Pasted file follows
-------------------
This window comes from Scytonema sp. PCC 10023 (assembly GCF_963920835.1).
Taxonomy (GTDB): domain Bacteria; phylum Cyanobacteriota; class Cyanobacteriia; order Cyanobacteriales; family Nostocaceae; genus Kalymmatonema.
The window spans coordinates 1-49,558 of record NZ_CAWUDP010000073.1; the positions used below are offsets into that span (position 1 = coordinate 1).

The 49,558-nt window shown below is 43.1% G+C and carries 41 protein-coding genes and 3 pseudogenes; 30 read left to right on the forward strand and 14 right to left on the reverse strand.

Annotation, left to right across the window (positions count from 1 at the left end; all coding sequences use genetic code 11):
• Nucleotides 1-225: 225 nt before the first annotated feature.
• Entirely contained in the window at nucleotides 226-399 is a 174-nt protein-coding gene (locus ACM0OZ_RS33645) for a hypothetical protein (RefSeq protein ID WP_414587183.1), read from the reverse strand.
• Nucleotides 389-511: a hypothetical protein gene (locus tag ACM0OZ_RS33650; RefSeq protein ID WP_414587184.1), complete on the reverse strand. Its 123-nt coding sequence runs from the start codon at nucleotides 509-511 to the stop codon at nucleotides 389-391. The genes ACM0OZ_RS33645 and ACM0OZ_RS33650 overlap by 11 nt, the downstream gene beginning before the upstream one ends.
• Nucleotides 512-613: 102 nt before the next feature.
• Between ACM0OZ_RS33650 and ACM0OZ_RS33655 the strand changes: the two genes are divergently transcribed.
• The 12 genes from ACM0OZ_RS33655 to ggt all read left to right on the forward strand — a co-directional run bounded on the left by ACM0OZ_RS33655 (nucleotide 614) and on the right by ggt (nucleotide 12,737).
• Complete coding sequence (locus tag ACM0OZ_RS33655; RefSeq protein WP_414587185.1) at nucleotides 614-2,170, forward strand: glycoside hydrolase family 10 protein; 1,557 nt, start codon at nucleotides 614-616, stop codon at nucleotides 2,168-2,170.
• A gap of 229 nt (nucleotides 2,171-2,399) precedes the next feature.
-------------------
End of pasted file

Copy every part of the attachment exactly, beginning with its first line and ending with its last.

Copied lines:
This window comes from Scytonema sp. PCC 10023 (assembly GCF_963920835.1).
Taxonomy (GTDB): domain Bacteria; phylum Cyanobacteriota; class Cyanobacteriia; order Cyanobacteriales; family Nostocaceae; genus Kalymmatonema.
The window spans coordinates 1-49,558 of record NZ_CAWUDP010000073.1; the positions used below are offsets into that span (position 1 = coordinate 1).

The 49,558-nt window shown below is 43.1% G+C and carries 41 protein-coding genes and 3 pseudogenes; 30 read left to right on the forward strand and 14 right to left on the reverse strand.

Annotation, left to right across the window (positions count from 1 at the left end; all coding sequences use genetic code 11):
• Nucleotides 1-225: 225 nt before the first annotated feature.
• Entirely contained in the window at nucleotides 226-399 is a 174-nt protein-coding gene (locus ACM0OZ_RS33645) for a hypothetical protein (RefSeq protein ID WP_414587183.1), read from the reverse strand.
• Nucleotides 389-511: a hypothetical protein gene (locus tag ACM0OZ_RS33650; RefSeq protein ID WP_414587184.1), complete on the reverse strand. Its 123-nt coding sequence runs from the start codon at nucleotides 509-511 to the stop codon at nucleotides 389-391. The genes ACM0OZ_RS33645 and ACM0OZ_RS33650 overlap by 11 nt, the downstream gene beginning before the upstream one ends.
• Nucleotides 512-613: 102 nt before the next feature.
• Between ACM0OZ_RS33650 and ACM0OZ_RS33655 the strand changes: the two genes are divergently transcribed.
• The 12 genes from ACM0OZ_RS33655 to ggt all read left to right on the forward strand — a co-directional run bounded on the left by ACM0OZ_RS33655 (nucleotide 614) and on the right by ggt (nucleotide 12,737).
• Complete coding sequence (locus tag ACM0OZ_RS33655; RefSeq protein WP_414587185.1) at nucleotides 614-2,170, forward strand: glycoside hydrolase family 10 protein; 1,557 nt, start codon at nucleotides 614-616, stop codon at nucleotides 2,168-2,170.
• A gap of 229 nt (nucleotides 2,171-2,399) precedes the next feature.